Converters: An Introduction

                       The term "Converters" is used to refer a system which transforms one form of electrical energy into another form of electrical energy. For example AC into DC or DC into AC. Here conversion of ac into dc is called as "rectification" and conversion of dc into ac is known as "inversion". 

In this page we are going to see brief introduction about various power electronics converter circuits.

Depending on the type of source and the type of load, the power electronics converter circuit comes into the following categories:
AC to DC = Rectifiers
DC to DC = Choppers
DC to AC = Inverters

AC to AC = AC Voltage Controllers

AC to DC Converters: (Diode Rectifiers)
A diode rectifier circuit converts ac input voltage into a fixed dc voltage. The input voltage may be single phase or three-phase.
Please click here to understand the Diode Bridge Rectifier Circuit.
Click here to know about Comparison of various types of rectifiers 

AC to DC Converters: (Phase Controlled Rectifiers)
These circuits convert constant ac voltage to variable dc output voltage. These rectifiers use line voltage for their commutation. These are used in dc drives, chemical industries, synchronous machines. Phase controlled converters may be fed from single phase and three-phase source.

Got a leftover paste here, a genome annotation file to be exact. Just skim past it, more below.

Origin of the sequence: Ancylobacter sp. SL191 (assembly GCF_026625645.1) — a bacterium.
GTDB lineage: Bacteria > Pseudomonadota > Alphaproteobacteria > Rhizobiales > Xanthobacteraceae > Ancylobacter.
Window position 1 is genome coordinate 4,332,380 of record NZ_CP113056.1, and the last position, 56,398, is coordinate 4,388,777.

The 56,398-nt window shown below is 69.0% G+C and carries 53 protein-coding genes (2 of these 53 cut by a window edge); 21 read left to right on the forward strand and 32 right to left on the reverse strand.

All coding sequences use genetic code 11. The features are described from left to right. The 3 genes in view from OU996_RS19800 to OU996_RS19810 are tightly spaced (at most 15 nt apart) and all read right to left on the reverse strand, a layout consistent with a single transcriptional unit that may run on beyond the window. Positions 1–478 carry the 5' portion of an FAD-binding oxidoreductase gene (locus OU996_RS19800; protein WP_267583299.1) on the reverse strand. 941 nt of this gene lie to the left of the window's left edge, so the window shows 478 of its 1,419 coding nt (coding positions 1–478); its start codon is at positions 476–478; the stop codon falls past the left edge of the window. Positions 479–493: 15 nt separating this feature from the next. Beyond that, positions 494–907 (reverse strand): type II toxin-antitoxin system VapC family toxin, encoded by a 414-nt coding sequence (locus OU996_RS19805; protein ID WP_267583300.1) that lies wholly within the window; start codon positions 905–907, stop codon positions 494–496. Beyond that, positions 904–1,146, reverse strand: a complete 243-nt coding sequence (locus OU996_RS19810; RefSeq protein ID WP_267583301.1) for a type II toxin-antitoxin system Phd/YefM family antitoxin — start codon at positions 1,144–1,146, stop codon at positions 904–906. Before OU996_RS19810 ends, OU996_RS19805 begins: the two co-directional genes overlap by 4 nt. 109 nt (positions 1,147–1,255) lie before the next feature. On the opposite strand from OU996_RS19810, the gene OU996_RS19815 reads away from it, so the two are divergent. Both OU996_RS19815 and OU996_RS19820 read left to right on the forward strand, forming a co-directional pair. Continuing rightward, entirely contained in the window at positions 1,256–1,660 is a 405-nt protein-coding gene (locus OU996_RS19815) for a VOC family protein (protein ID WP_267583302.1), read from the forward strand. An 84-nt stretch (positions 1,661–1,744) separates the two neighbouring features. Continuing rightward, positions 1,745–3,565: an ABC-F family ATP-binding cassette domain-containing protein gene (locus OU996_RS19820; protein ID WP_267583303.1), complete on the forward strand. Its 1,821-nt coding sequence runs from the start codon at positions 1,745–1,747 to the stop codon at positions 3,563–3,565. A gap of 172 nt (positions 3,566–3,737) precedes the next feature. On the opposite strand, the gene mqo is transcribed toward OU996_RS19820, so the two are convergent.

DC to DC Converters: (DC Choppers)

DC to AC Converters (Inverters):
                    An Inverter converts fixed dc voltage to a variable ac voltage. The output may be a variable voltage and variable frequency. Inverters find wide use in induction motors and synchronous motor drives, Induction heating, Uninterruptible Power Supply (UPS), High Voltage DC (HVDC) Transmission etc.

AC to AC Converters:
                    These circuits convert fixed ac input voltage into variable ac output voltage. These are of two types of AC to AC converters namely AC Voltage Controllers and Cycloconverters.

AC Voltage Controllers:
These converter circuits convert fixed ac voltage directly to a variable ac voltage at the same frequency. These circuits employ two BJTs in antiparallel or a triac. Output voltage is controlled by varying the firing angle delay.


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